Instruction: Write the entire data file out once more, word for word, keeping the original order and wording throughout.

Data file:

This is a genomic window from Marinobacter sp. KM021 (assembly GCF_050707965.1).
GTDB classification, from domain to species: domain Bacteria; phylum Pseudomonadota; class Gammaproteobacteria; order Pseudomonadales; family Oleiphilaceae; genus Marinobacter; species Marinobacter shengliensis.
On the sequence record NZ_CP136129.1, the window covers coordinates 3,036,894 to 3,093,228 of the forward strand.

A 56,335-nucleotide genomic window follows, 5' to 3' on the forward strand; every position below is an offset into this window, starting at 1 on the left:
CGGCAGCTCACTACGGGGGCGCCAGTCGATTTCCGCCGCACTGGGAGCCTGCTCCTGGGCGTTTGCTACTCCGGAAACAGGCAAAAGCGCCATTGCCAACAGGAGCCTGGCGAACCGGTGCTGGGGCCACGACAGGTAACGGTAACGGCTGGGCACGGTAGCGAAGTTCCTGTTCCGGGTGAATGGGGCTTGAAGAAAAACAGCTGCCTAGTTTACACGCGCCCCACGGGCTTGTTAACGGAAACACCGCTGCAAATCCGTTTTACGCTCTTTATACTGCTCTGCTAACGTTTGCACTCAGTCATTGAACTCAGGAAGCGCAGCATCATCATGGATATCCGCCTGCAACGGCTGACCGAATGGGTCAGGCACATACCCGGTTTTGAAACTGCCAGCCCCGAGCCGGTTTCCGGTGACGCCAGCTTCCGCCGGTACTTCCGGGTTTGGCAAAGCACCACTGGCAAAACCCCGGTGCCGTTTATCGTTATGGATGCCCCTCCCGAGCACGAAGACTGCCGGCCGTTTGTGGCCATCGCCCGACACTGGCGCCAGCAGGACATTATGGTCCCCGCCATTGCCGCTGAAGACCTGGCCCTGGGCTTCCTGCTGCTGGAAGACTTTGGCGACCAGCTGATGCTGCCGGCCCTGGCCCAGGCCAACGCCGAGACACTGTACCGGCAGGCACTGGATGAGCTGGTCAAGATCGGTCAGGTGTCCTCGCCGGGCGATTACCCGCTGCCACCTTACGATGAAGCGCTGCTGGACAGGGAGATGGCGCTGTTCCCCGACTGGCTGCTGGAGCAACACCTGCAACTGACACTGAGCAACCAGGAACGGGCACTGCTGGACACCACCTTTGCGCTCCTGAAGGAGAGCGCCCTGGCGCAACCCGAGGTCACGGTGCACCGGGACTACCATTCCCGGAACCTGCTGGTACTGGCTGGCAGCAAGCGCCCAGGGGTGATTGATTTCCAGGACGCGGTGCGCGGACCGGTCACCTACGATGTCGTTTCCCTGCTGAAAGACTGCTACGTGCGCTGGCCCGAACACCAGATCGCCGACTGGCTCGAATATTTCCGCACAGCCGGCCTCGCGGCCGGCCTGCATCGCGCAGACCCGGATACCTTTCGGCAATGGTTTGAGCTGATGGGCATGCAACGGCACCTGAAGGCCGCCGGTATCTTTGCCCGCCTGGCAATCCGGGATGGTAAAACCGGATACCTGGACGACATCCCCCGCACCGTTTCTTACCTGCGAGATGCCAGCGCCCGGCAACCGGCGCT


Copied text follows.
This is a genomic window from Marinobacter sp. KM021 (assembly GCF_050707965.1).
GTDB classification, from domain to species: domain Bacteria; phylum Pseudomonadota; class Gammaproteobacteria; order Pseudomonadales; family Oleiphilaceae; genus Marinobacter; species Marinobacter shengliensis.
On the sequence record NZ_CP136129.1, the window covers coordinates 3,036,894 to 3,093,228 of the forward strand.

A 56,335-nucleotide genomic window follows, 5' to 3' on the forward strand; every position below is an offset into this window, starting at 1 on the left:
CGGCAGCTCACTACGGGGGCGCCAGTCGATTTCCGCCGCACTGGGAGCCTGCTCCTGGGCGTTTGCTACTCCGGAAACAGGCAAAAGCGCCATTGCCAACAGGAGCCTGGCGAACCGGTGCTGGGGCCACGACAGGTAACGGTAACGGCTGGGCACGGTAGCGAAGTTCCTGTTCCGGGTGAATGGGGCTTGAAGAAAAACAGCTGCCTAGTTTACACGCGCCCCACGGGCTTGTTAACGGAAACACCGCTGCAAATCCGTTTTACGCTCTTTATACTGCTCTGCTAACGTTTGCACTCAGTCATTGAACTCAGGAAGCGCAGCATCATCATGGATATCCGCCTGCAACGGCTGACCGAATGGGTCAGGCACATACCCGGTTTTGAAACTGCCAGCCCCGAGCCGGTTTCCGGTGACGCCAGCTTCCGCCGGTACTTCCGGGTTTGGCAAAGCACCACTGGCAAAACCCCGGTGCCGTTTATCGTTATGGATGCCCCTCCCGAGCACGAAGACTGCCGGCCGTTTGTGGCCATCGCCCGACACTGGCGCCAGCAGGACATTATGGTCCCCGCCATTGCCGCTGAAGACCTGGCCCTGGGCTTCCTGCTGCTGGAAGACTTTGGCGACCAGCTGATGCTGCCGGCCCTGGCCCAGGCCAACGCCGAGACACTGTACCGGCAGGCACTGGATGAGCTGGTCAAGATCGGTCAGGTGTCCTCGCCGGGCGATTACCCGCTGCCACCTTACGATGAAGCGCTGCTGGACAGGGAGATGGCGCTGTTCCCCGACTGGCTGCTGGAGCAACACCTGCAACTGACACTGAGCAACCAGGAACGGGCACTGCTGGACACCACCTTTGCGCTCCTGAAGGAGAGCGCCCTGGCGCAACCCGAGGTCACGGTGCACCGGGACTACCATTCCCGGAACCTGCTGGTACTGGCTGGCAGCAAGCGCCCAGGGGTGATTGATTTCCAGGACGCGGTGCGCGGACCGGTCACCTACGATGTCGTTTCCCTGCTGAAAGACTGCTACGTGCGCTGGCCCGAACACCAGATCGCCGACTGGCTCGAATATTTCCGCACAGCCGGCCTCGCGGCCGGCCTGCATCGCGCAGACCCGGATACCTTTCGGCAATGGTTTGAGCTGATGGGCATGCAACGGCACCTGAAGGCCGCCGGTATCTTTGCCCGCCTGGCAATCCGGGATGGTAAAACCGGATACCTGGACGACATCCCCCGCACCGTTTCTTACCTGCGAGATGCCAGCGCCCGGCAACCGGCGCT